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# tfds.testing.DatasetBuilderTestCase

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## Class DatasetBuilderTestCase

Inherit this class to test your DatasetBuilder class.

Inherits From: SubTestCase

You must set the following class attributes:

• DATASET_CLASS: class object of DatasetBuilder you want to test.

You may set the following class attributes:

• VERSION: str. The version used to run the test. eg: '1.2.*'. Defaults to None (canonical version).
• BUILDER_CONFIG_NAMES_TO_TEST: list[str], the list of builder configs that should be tested. If None, all the BUILDER_CONFIGS from the class will be tested.
• DL_EXTRACT_RESULT: dict[str], the returned result of mocked download_and_extract method. The values should be the path of files present in the fake_examples directory, relative to that directory. If not specified, path to fake_examples will always be returned.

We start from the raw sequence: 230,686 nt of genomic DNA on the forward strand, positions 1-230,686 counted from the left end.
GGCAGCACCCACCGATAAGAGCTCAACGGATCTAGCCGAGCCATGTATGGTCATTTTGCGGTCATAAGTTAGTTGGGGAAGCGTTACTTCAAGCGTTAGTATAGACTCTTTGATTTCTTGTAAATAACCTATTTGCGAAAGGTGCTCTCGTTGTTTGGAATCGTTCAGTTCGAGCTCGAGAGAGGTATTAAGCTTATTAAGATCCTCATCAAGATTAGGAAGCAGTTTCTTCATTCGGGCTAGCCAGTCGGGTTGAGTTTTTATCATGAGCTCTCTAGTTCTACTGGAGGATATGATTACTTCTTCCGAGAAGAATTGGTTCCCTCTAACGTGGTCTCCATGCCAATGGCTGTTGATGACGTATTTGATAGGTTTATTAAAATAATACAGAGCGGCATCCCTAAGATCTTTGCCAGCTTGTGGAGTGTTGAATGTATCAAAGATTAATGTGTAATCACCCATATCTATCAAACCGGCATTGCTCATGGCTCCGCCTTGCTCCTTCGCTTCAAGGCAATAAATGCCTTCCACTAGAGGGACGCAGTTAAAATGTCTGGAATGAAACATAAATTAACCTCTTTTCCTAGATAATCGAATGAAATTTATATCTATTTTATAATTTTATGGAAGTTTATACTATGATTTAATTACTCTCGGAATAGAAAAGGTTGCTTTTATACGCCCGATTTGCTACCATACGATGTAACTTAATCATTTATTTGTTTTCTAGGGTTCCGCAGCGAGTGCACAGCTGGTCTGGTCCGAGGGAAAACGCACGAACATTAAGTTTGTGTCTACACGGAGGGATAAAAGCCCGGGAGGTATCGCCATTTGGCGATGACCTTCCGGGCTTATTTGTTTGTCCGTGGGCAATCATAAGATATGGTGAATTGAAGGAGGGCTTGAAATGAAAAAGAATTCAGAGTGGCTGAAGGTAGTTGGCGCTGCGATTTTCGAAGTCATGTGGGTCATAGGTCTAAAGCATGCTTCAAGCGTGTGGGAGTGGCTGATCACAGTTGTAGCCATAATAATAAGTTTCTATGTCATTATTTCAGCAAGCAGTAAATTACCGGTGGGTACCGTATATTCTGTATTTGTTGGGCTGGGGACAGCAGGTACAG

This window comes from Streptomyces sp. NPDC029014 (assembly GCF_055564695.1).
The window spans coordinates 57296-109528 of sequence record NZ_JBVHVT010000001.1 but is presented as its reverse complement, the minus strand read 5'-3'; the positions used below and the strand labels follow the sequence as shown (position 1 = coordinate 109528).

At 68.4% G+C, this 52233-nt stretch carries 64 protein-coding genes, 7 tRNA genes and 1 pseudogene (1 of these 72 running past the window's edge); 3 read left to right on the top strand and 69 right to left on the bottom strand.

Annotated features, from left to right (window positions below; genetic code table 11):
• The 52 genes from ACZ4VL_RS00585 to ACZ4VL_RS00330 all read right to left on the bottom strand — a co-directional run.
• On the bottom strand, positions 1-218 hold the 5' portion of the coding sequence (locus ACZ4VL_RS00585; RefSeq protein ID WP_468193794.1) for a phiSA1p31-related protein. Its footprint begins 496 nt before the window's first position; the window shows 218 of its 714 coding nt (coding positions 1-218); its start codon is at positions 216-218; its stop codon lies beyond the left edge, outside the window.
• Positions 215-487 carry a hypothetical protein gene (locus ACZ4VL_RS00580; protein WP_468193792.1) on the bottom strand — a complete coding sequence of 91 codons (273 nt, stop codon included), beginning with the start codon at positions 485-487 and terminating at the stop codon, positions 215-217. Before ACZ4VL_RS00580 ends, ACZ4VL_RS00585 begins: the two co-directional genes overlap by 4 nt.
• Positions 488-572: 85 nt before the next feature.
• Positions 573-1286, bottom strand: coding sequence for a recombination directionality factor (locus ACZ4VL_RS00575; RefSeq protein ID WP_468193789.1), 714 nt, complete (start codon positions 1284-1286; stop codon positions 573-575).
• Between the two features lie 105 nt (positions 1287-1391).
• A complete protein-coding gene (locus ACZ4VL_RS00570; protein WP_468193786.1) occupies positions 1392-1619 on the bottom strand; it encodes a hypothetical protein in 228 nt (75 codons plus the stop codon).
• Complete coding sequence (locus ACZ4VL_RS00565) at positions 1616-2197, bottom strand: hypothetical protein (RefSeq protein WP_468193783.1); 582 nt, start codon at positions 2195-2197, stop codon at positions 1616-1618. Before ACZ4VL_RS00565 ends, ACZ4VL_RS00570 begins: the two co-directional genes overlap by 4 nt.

• EXAMPLE_DIR: str, the base directory in in which fake examples are contained. Optional; defaults to tensorflow_datasets/testing/test_data/fake_examples/.
• OVERLAPPING_SPLITS: list[str], splits containing examples from other splits (e.g. a "example" split containing pictures from other splits).
• MOCK_OUT_FORBIDDEN_OS_FUNCTIONS: bool, defaults to True. Set to False to disable checks preventing usage of os or builtin functions instead of recommended tf.io.gfile API.

This test case will check for the following:

• the dataset builder is correctly registered, i.e. tfds.load(name) works;